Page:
From the conference room, I could see a large cube farm of desks and file cabinets sprawling out across the open floor. So late in the day, most of the desks were empty. Frank and Jerry joined us. Then a tall, trim bald man came in. I didn’t know who he was at first, though I noticed that the other agents seemed to defer to him.

As he made small talk with the others in the room, Terry whispered to me that this was the number one FBI man in New York. He was assistant director of the FBI in charge of the New York field office, the largest FBI field office in the country. That made him responsible for some of the Bureau’s highest-profile and most important cases. He had at least a thousand people working for him.

“How’s it goin’?” he said to me brightly, reaching out to shake my hand. “I’m Joe Demarest. I heard you had some trouble with the traffic.”

“A little bit,” I said sheepishly.

Despite his elevated duties, Demarest couldn’t have been more gracious or appreciative. “It’s so nice to meet you,” he said. “I’m so happy you could make it here today for this special occasion.”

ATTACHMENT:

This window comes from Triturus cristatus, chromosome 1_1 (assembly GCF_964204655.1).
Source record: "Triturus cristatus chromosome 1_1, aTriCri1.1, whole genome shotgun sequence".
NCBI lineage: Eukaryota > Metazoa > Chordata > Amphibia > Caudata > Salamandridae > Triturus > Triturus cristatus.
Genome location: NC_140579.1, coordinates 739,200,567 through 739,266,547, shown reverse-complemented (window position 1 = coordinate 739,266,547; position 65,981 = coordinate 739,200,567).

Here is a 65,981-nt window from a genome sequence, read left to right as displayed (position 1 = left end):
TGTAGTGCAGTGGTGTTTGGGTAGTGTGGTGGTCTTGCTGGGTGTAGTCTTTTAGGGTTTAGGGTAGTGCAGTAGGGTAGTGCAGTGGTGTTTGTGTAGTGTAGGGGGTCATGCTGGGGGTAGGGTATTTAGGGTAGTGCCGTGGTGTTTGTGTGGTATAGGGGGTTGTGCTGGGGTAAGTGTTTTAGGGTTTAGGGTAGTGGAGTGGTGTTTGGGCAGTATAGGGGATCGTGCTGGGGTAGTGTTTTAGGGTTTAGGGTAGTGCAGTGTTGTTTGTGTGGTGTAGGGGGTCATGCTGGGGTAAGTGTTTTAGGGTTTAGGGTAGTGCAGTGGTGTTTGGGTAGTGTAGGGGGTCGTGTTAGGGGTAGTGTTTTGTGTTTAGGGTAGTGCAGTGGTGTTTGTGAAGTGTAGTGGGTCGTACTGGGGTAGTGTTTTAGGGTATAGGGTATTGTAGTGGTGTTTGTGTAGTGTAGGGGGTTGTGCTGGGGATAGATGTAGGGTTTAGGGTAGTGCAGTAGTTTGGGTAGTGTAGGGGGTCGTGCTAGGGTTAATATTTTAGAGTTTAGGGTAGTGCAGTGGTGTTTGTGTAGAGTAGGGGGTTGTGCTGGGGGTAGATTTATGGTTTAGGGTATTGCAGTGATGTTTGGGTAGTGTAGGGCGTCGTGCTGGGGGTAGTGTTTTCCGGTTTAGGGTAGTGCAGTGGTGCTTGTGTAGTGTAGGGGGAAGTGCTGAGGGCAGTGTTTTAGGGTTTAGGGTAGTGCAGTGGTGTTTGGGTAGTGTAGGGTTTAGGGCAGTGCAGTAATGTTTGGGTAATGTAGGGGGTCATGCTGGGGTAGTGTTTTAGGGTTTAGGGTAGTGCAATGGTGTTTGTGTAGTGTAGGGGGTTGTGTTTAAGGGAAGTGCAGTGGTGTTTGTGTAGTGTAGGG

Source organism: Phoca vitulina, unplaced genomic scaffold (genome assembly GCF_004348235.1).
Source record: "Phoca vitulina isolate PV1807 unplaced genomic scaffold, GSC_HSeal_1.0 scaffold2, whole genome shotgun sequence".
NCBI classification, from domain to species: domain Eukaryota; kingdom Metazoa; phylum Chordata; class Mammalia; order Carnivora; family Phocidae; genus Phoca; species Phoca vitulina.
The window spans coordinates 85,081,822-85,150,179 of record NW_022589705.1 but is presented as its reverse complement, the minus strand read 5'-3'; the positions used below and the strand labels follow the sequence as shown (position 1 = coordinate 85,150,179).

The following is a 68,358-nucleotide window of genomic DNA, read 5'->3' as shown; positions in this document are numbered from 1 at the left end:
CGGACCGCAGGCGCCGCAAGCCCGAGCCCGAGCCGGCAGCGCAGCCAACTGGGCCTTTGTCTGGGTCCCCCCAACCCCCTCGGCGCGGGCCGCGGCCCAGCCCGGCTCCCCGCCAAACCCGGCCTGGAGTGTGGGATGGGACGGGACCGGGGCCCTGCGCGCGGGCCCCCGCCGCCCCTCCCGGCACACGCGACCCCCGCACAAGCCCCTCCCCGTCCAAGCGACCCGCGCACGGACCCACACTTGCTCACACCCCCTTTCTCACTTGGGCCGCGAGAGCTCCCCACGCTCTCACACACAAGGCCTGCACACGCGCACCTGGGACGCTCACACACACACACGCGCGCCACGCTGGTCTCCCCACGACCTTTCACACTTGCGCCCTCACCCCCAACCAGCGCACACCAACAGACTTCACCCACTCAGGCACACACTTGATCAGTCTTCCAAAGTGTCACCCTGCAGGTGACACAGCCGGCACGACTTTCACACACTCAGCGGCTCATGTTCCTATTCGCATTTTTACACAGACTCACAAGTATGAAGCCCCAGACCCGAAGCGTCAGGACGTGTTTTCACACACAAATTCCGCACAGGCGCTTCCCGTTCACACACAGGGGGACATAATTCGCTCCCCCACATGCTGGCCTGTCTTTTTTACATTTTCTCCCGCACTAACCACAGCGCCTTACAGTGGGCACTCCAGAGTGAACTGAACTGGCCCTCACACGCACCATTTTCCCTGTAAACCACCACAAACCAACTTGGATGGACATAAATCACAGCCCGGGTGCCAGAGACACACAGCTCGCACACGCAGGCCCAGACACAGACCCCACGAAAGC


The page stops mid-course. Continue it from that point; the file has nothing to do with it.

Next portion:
He seemed especially eager to speak with Ava. “You should be proud of your husband,” he told her. “He did a very important thing for his country. He made a unique contribution. I hope you understand how important this is.”

“I guess now I do,” Ava said.

The two of them spoke for several minutes. I didn’t hear all of it. But what I heard was extremely flattering. I appreciated his talking to my wife that way. I don’t know if he thought I’d left Ava in the dark about everything I’d been up to or if he realized how much she already knew. I hadn’t always gone into detail with Ted, Terry, and Lisa about what I had shared with her. But the big boss seemed eager for my wife to know that the role I’d played was highly unusual and that it mattered a lot.